Salmonella enteritidis (SE) is an important zoonotic pathogen that severely jeopardizes the success of livestock breeding and human health (Braden, 2006; Revolledo & Ferreira, 2012). Contaminated meat, including poultry, and eggs are the main vectors of human food-borne Salmonella outbreaks. China is a growing consumer of duck meat and eggs. As duck breeding increases, duck-borne bacterial diseases have become more common and complex each passing year. According to recent epidemiological reports, SE is the most frequent serotype isolated from ducks in developing countries (Cha et al., 2013; Gong et al., 2014). Transmission occurs through a vertical process from waterfowls, such as duck and geese, acting as long-term recessive carriers of SE. Infection not only affects egg production but also causes egg and water contamination, thereby endangering public health (Harker et al., 2014). Understanding mechanisms of SE invasion and persistent colonization of reproductive tissues of waterfowls is essential to develop strategies for reducing egg contamination, vertical transmission, and serious water pollution.
Salmonella harbor two specialized type III secretion systems (T3SS) that secrete effectors into the host cell to facilitate intracellular invasion and survival. Currently, the main type III secretion system believed to be involved in host cell invasion and systemic spread in poultry during SE infection is that encoded by pathogenicity island 1 (SPI-1 T3SS) (Hansen-Wester & Hensel, 2001). SipC, a major T3SS effector, mediates exocyst formation at sites of Salmonella invasion via interaction with multiple components on the plasma membrane. The level and timing of SipC expression dictate the consequences of SE infection and pathogenesis (Gong et al., 2010; Nichols & Casanova, 2010) .
SipC perturbs actin dynamics and effector translocation during Salmonella invasion of host cells (Hayward & Koronakis, 1999; Lara-Tejero & Galan, 2009; Myeni & Zhou, 2010). In addition, SipC directly binds to at least three components of the exocyst complex during Salmonella invasion, providing a “docking site” for exocyst formation and directing vesicle trafficking to the cell surface (Nichols & Casanova, 2010). For example, SipC regulates trafficking of a host membrane protein to the cell surface during Salmonella typhimurium (ST) infection (Hallstrom & McCormick, 2016). SipC is also a key regulator of the inflammatory response to Salmonella infection (Chang et al., 2007). Therefore, Salmonella evolved during long-term interactions with the host to form a variety of complex pathogenic mechanisms. However, little research exists on the mechanism of infection of Salmonella in ducks.
In this study, yeast two-hybrid technology with SipC as the bait protein was used to screen the host protein p53-effector related to PMP-22 (PERP) and TGF-β activated kinase 1-binding protein 2 (TAB2) as potential targets of the T3SS effector SipC. We verified SipC-PERP and SipC-TAB2 interactions by GST pull-down assays. The co-regulatory factors PERP and TAB2 were further investigated for their role in promoting SE invasion and inflammatory response of duck granulosa cells (dGCs). Our results demonstrated interactions between effector and host cell proteins, offering novel evidence of transovarian transmission between SE and host interaction.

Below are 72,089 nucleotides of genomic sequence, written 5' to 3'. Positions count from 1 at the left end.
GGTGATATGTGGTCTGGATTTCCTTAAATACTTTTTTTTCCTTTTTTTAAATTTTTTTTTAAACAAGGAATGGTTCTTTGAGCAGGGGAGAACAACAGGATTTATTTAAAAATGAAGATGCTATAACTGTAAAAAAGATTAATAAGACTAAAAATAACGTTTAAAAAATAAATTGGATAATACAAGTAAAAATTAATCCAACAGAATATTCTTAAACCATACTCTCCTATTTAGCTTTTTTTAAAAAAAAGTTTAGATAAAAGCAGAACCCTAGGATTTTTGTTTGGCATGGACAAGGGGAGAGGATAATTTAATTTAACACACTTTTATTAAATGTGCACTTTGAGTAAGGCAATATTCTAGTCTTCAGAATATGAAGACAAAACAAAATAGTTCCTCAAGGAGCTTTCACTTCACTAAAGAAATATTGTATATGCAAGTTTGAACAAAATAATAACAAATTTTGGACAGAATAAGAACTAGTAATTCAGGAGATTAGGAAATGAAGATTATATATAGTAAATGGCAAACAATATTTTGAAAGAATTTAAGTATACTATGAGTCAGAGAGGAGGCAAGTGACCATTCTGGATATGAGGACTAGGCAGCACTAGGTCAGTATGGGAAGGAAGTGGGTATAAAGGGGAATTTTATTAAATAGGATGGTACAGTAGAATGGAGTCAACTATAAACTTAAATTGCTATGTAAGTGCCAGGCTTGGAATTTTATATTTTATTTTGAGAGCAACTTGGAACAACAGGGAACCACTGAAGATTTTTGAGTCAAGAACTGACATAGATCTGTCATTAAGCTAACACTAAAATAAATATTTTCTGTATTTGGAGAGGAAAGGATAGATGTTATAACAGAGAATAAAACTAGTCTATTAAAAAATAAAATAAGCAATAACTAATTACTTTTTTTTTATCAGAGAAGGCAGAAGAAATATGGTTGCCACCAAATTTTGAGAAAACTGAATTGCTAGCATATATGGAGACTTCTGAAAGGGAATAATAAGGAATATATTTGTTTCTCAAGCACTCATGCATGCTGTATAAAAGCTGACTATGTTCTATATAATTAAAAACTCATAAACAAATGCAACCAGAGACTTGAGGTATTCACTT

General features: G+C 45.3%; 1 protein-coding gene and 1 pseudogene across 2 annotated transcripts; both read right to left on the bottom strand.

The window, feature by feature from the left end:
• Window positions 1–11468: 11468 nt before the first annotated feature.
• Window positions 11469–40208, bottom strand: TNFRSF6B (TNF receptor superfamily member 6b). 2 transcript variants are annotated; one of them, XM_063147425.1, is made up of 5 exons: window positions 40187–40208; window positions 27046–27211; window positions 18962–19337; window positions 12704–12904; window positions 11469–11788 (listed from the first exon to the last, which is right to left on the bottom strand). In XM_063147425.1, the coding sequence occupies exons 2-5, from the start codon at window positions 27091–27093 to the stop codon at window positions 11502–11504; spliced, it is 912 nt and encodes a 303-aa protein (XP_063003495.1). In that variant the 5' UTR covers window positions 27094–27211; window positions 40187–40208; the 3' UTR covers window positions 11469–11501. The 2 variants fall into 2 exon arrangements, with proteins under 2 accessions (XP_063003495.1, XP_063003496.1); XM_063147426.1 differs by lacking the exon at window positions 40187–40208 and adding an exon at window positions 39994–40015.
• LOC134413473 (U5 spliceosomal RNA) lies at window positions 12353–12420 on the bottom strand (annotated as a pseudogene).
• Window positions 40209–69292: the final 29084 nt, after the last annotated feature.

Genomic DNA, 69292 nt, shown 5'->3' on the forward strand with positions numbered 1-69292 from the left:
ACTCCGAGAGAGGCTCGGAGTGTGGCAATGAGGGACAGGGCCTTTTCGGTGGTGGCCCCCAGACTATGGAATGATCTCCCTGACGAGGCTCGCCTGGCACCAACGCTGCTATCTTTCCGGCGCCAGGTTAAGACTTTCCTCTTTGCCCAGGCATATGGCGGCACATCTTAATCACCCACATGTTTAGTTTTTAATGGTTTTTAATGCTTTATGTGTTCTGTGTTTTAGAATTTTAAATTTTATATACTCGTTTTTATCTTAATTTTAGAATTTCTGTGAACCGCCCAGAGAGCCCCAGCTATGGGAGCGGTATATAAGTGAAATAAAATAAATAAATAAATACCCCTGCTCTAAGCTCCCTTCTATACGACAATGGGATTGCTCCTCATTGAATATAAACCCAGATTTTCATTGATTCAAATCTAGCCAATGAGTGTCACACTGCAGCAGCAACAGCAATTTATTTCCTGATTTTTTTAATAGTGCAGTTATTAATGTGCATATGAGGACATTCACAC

Materials and Methods
All animal experiments used in this study were approved by the Institutional Animal Care and Use Committee of Yangzhou University (Jiangsu, China) and were strictly implemented according to the regulations for experimental animals. An ordinary housing facility was used and was consistent with the national standard, Laboratory Animal Requirements of Environment and Housing Facilities (GB 14925-2001). Laboratory animal care and the animal experiment protocols and conditions conformed to the Jiangsu Administration Rule for Laboratory Animal Use.
Isolation and culture of dGCs
Healthy, Salmonella-free, 26-week-old Shaoxing ducks were collected from the National Waterfowl Conservation Farm (Taizhou, Jiangsu, China). Separation and cultivation of dGCs was performed as previously described (Gilbert et al., 1977). Briefly, 10 to 15 adult prehierarchical follicles (small yellow follicles), which have thicker granulosa cell layer (Yang et al., 2019) of egg-laying ducks, were collected under aseptic conditions and rinsed with Ca2+- and Mg2+-free phosphate-buffered saline (PBS) to remove the yolks and vitelline membrane as fully as possible. Thereafter, the tissue was cut into 1–2 mm3-sized blocks, digested with 1 mg/ml collagenase (Type II; Sigma Chemical Company, St. Louis, MO, USA) at 37 °C for 5 min, and filtration through a 200-µm nylon filter. Filtered suspensions were centrifuged twice at 67 × g for 5 min. Pellets were washed with M199 media to remove the remaining collagenase and cell debris, resuspended in three mL 50% Percoll, and centrifuged at 421 × g for 15 min, after which the cell layer was aspirated. Granulosa cell suspensions were prepared by adding a pre-configured M199 media (5% fetal calf serum, two mmol/L L-glutamine, five µg/mL transferrin, 10 µg/mL insulin, 1.75 mM HEPES) and counted following staining with 0.1% trypan blue. Suspensions with a cell survival rate greater than 90% were used for experiments. Cells were used for follow-up experiments in disposable culture flasks after 24 h when the completely adherent. Cell purity was initially determined by hematoxylin and eosin (H&E) staining.
Construction of yeast two-hybrid cDNA library of dGCs
cDNA and yeast two-hybrid libraries were constructed in collaboration with Shanghai OE Biotech. Total RNA was extracted from the dGCs using TRIzol (Invitrogen, Carlsbad, CA, USA), and mRNA was isolated using an Oligotex mRNA Midi Kit (Invitrogen). RNA integrity and size distribution range of mRNA were detected by 10 g/L denaturing gel electrophoresis. Total RNA and mRNA concentrations were measured using a Thermo Nanodrop nucleic acid analyzer.